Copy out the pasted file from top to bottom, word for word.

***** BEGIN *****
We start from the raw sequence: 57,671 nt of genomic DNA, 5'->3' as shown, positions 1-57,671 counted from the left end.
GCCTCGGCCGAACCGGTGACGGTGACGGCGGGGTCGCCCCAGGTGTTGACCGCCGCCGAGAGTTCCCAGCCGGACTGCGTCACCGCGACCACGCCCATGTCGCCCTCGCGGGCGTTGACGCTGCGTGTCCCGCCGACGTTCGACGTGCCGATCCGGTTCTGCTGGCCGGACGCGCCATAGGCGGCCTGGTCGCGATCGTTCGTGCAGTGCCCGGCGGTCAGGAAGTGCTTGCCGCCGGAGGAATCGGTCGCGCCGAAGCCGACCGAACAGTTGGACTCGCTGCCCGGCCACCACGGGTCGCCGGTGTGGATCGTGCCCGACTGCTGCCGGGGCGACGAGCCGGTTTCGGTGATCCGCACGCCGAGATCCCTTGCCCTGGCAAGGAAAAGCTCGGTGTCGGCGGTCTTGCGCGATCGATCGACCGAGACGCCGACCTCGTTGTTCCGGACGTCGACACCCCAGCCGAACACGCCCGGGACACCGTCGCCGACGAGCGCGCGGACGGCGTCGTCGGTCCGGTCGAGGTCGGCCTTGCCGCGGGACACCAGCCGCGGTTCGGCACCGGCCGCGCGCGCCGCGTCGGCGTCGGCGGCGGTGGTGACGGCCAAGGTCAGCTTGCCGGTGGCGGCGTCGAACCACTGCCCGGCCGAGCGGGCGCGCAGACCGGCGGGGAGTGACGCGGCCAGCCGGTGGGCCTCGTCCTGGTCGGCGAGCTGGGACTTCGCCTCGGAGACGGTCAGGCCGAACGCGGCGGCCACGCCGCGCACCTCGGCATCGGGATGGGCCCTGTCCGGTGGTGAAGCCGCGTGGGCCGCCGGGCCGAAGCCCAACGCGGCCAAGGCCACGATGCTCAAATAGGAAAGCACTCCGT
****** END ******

We start from the raw sequence: 57,671 nt of genomic DNA, 5'->3' as shown, positions 1-57,671 counted from the left end.
GCCTCGGCCGAACCGGTGACGGTGACGGCGGGGTCGCCCCAGGTGTTGACCGCCGCCGAGAGTTCCCAGCCGGACTGCGTCACCGCGACCACGCCCATGTCGCCCTCGCGGGCGTTGACGCTGCGTGTCCCGCCGACGTTCGACGTGCCGATCCGGTTCTGCTGGCCGGACGCGCCATAGGCGGCCTGGTCGCGATCGTTCGTGCAGTGCCCGGCGGTCAGGAAGTGCTTGCCGCCGGAGGAATCGGTCGCGCCGAAGCCGACCGAACAGTTGGACTCGCTGCCCGGCCACCACGGGTCGCCGGTGTGGATCGTGCCCGACTGCTGCCGGGGCGACGAGCCGGTTTCGGTGATCCGCACGCCGAGATCCCTTGCCCTGGCAAGGAAAAGCTCGGTGTCGGCGGTCTTGCGCGATCGATCGACCGAGACGCCGACCTCGTTGTTCCGGACGTCGACACCCCAGCCGAACACGCCCGGGACACCGTCGCCGACGAGCGCGCGGACGGCGTCGTCGGTCCGGTCGAGGTCGGCCTTGCCGCGGGACACCAGCCGCGGTTCGGCACCGGCCGCGCGCGCCGCGTCGGCGTCGGCGGCGGTGGTGACGGCCAAGGTCAGCTTGCCGGTGGCGGCGTCGAACCACTGCCCGGCCGAGCGGGCGCGCAGACCGGCGGGGAGTGACGCGGCCAGCCGGTGGGCCTCGTCCTGGTCGGCGAGCTGGGACTTCGCCTCGGAGACGGTCAGGCCGAACGCGGCGGCCACGCCGCGCACCTCGGCATCGGGATGGGCCCTGTCCGGTGGTGAAGCCGCGTGGGCCGCCGGGCCGAAGCCCAACGCGGCCAAGGCCACGATGCTCAAATAGGAAAGCACTCCGT